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Machiavelli versus concave utility functions: should bads be spread out or concentrated?

Frijters, Paul, Krekel, Christian and Ulker, Aydogan (2020) Machiavelli versus concave utility functions: should bads be spread out or concentrated? CEP Discussion Papers (1680). Centre for Economic Performance, LSE, London, UK.

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Abstract

Is wellbeing higher if the same number of negative events is spread out rather than bunched in time? Should positive events be spread out or bunched? We answer these questions exploiting quarterly data on six positive and twelve negative life events in the Household, Income and Labour Dynamics in Australia panel. Accounting for selection, anticipation, and adaptation, we find a tipping point when it comes to negative events: once people experience about two negative events, their wellbeing depreciates disproportionally as more and more events occur in a given period. For positive events, effects are weakly decreasing in size. So for a person's wellbeing both the good and the bad should be spread out rather than bunched in time, corresponding to the classic economic presumption of concave utility rather than Machiavelli's prescript of inflicting all injuries at once. Yet, differences are small, with complete smoothing of all negative events over all people and periods calculated to yield no more than a 12% reduction in the total negative wellbeing impact of negative events.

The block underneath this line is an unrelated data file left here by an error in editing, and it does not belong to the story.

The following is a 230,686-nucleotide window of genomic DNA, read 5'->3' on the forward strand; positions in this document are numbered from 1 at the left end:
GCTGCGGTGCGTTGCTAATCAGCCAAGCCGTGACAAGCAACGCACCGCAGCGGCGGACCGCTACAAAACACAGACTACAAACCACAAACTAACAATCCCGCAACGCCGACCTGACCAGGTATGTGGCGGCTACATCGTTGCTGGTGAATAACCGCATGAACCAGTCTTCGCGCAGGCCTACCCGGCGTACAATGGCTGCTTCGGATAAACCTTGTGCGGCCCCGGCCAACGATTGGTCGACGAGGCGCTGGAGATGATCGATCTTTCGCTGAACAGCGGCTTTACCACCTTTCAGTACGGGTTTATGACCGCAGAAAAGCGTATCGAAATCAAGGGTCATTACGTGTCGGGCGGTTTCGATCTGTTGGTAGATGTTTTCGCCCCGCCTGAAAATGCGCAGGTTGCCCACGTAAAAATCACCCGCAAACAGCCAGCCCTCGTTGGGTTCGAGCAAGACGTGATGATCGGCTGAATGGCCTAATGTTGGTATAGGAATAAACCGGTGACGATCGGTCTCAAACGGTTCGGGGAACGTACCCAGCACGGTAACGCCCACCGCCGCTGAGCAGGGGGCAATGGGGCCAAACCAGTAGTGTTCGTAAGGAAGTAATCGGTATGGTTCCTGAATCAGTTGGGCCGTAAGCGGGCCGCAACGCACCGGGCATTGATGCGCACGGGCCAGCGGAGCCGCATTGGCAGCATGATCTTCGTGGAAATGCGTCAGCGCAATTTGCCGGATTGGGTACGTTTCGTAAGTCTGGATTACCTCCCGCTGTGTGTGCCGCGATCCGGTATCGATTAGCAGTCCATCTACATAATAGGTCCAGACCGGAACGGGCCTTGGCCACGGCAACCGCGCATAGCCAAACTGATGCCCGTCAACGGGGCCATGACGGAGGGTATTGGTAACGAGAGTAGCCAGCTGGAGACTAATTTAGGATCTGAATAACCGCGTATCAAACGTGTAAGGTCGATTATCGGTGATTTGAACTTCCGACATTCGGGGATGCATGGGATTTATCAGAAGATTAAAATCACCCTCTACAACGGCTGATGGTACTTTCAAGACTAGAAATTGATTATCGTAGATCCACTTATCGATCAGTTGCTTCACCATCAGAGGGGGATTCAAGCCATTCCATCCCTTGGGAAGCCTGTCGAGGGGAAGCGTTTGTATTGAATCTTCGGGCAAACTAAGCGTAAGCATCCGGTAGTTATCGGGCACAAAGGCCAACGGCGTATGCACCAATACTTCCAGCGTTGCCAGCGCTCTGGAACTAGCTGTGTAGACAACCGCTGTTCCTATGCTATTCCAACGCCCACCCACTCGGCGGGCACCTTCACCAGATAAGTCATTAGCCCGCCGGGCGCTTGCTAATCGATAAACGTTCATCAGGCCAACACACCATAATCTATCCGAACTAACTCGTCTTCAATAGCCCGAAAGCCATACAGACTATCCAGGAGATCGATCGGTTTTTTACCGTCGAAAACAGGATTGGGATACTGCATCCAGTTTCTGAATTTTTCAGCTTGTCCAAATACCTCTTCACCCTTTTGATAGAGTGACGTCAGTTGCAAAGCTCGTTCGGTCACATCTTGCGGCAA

Item Type: Monograph (Discussion Paper)
Official URL: https://cep.lse.ac.uk/_new/publications/discussion...
Additional Information: © 2020 The Authors
Divisions: Psychological and Behavioural Science
Subjects: B Philosophy. Psychology. Religion > BF Psychology
H Social Sciences > HV Social pathology. Social and public welfare. Criminology
JEL classification: I - Health, Education, and Welfare > I3 - Welfare and Poverty > I31 - General Welfare; Basic Needs; Living Standards; Quality of Life; Happiness
P - Economic Systems > P3 - Socialist Institutions and Their Transitions > P35 - Public Economics
Date Deposited: 14 Jan 2021 14:48
Last Modified: 07 Feb 2021 00:23
URI: http://eprints.lse.ac.uk/id/eprint/108421

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